Abandoned by U.S. in Syria, Kurds Find New Ally in American Foe


DOHUK, Iraq — Kurdish forces lengthy allied with the United States in Syria introduced a brand new deal on Sunday with the federal government in Damascus, a sworn enemy of Washington that’s backed by Russia, as Turkish troops moved deeper into their territory and President Trump ordered the withdrawal of the American navy from northern Syria.

The sudden shift marked a significant turning level in Syria’s lengthy warfare.

For 5 years, United States coverage relied on collaborating with the Kurdish-led forces each to struggle the Islamic State and to restrict the affect of Iran and Russia, which assist the Syrian authorities, with a aim of sustaining some leverage over any future settlement of the battle.

On Sunday, after Mr. Trump abruptly deserted that method, American leverage appeared all however gone. That threatened to offer President Bashar al-Assad and his Iranian and Russian backers a free hand. It additionally jeopardized hard-won positive aspects in opposition to the Islamic State — and doubtlessly opened the door for its return.

The Kurds’ cope with Damascus paved the way in which for presidency forces to return to the nation’s northeast for the primary time in years to attempt to repel a Turkish invasion launched after the Trump administration pulled American troops out of the way in which. The pullout has already unleashed chaos and bloodletting.

Turkey’s invasion upended a fragile peace in northeastern Syria and risks enabling a resurgence of the Islamic State, which no longer controls territory in Syria but still has sleeper cells and supporters.

After a Turkish airstrike, female detainees connected to the Islamic State rioted in a camp in Ain Issa, lighting their tents on fire and tearing down fences, according to a camp administrator, Jalal al-Iyaf.

In the mayhem, more than 500 of them escaped, Mr. al-Iyaf said.

Most of the camp’s other 13,000 residents are Syrian, but there are also refugees from Iraq who sought safety in Syria because of violence at home. By nightfall, some of those people had left the unguarded camp, too, fearing that it was no longer safe, Mr. al-Iyaf said.

“Everyone thought that the camp was internationally protected, but in the end there was nothing,” Mr. al-Iyaf said. “It was not protected at all.”

Determining the exact state of play on the ground proved difficult on Sunday, as the advances by Turkish-backed Arab fighters scattered Kurdish officials who had previously been able to provide information.

The likelihood of an ISIS resurgence remains hard to gauge, since the Syrian Kurdish leadership may have exaggerated some incidents to catch the West’s attention.

The camp escape came hours before the United States military said it would relocate its remaining troops in northern Syria to other areas of the country in the coming weeks.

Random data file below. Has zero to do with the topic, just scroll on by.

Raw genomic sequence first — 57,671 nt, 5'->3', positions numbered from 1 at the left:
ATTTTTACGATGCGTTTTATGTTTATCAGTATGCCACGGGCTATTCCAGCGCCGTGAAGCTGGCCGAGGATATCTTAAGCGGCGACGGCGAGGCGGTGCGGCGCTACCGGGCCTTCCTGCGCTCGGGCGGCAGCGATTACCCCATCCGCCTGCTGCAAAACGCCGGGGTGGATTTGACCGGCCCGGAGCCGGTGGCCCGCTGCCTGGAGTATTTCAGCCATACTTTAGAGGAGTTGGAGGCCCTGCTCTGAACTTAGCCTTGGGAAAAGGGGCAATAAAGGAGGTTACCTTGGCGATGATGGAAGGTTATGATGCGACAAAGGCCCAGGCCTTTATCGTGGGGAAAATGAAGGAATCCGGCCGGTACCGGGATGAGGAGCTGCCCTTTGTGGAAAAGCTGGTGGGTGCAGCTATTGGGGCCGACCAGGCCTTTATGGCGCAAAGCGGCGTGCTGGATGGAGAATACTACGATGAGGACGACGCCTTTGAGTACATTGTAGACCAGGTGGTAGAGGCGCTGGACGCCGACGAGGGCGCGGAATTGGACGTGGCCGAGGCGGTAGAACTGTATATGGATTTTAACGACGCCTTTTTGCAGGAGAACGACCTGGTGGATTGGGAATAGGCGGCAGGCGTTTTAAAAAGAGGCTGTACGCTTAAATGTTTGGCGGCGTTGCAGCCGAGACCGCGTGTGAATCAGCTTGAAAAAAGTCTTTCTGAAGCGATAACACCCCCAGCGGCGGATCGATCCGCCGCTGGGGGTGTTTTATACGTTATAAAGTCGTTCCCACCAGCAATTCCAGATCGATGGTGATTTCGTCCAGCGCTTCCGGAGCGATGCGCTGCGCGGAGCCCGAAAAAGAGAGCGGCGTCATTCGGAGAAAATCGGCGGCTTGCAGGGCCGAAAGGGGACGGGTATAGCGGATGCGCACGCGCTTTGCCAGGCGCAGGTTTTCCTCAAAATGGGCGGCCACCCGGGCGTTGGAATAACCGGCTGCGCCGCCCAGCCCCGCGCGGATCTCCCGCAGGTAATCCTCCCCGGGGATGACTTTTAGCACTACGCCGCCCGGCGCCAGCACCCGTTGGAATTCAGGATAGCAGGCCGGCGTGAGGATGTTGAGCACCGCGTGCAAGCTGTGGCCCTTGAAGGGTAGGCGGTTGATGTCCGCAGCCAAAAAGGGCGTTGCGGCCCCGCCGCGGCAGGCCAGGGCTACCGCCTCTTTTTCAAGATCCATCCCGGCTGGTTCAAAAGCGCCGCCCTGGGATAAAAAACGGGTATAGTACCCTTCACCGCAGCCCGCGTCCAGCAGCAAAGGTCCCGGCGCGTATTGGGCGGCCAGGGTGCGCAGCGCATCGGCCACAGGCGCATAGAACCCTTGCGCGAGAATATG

Defense Secretary Mark T. Esper said in an interview with CBS’s “Face the Nation” that the United States found itself “likely caught between two opposing advancing armies” in northern Syria.

Syrian government troops were expected to enter the city of Kobani overnight.

The Kurdish-led militia said the Syrian government had a “duty to protect the country’s borders and preserve Syrian sovereignty,” and would deploy along the Syrian-Turkish border.

Previously, Trump administration officials argued that keeping Mr. Assad’s forces out of the territory was key to stemming Iranian and Russian influence and keeping pressure on Mr. Assad.

Mr. Trump says his decision to pull American troops out of the way of the Turkish advance was part of his effort to extricate the United States from “endless wars” in the Middle East and elsewhere.

On Sunday, Turkish troops and their Arab proxies made major progress on the ground, seizing the strategic border town of Tel Abyad and prompting celebrations across the border in Turkey.

In Akcakale, a Turkish border town, residents raced around in cars, flying Turkish flags and honking their horns. Exiled Syrians, many of them from Tel Abyad, climbed onto rooftops to watch the end of the battle as gunfire sounded.

Three wounded Syrian Arab fighters were recuperating in a private apartment near the border in Akcakale after returning from the front line, where they had been shot in an ambush by Kurdish troops.

The men were from an area controlled by Kurdish forces who they said had prevented them from returning home.

“We will not stop,” said Abu Qasr al-Sharqiya, 34, who was shot three times in the leg. “We need our houses back, our children’s homes.”

On Sunday afternoon, Mr. Erdogan announced that his forces controlled nearly 70 square miles of territory in northern Syria.

They have also taken control of an important highway connecting the two flanks of Kurdish-held territory, the Turkish defense ministry said. This allows Turkish troops and their proxies to block supply lines between Kurdish forces — and cut an exit route to Iraq.

It also makes it harder for American troops to leave Syria by road.

Since the Syrian civil war began eight years ago, northern Syria has changed hands several times as rebels, Islamists, extremists and Kurdish factions have vied with the government for control.

After joining American troops to drive out the Islamic State, the Kurdish-led militia emerged as the dominant force across the area, taking control of former ISIS territory and guarding former ISIS fighters on behalf of the United States and other international allies.



Source link Nytimes.com

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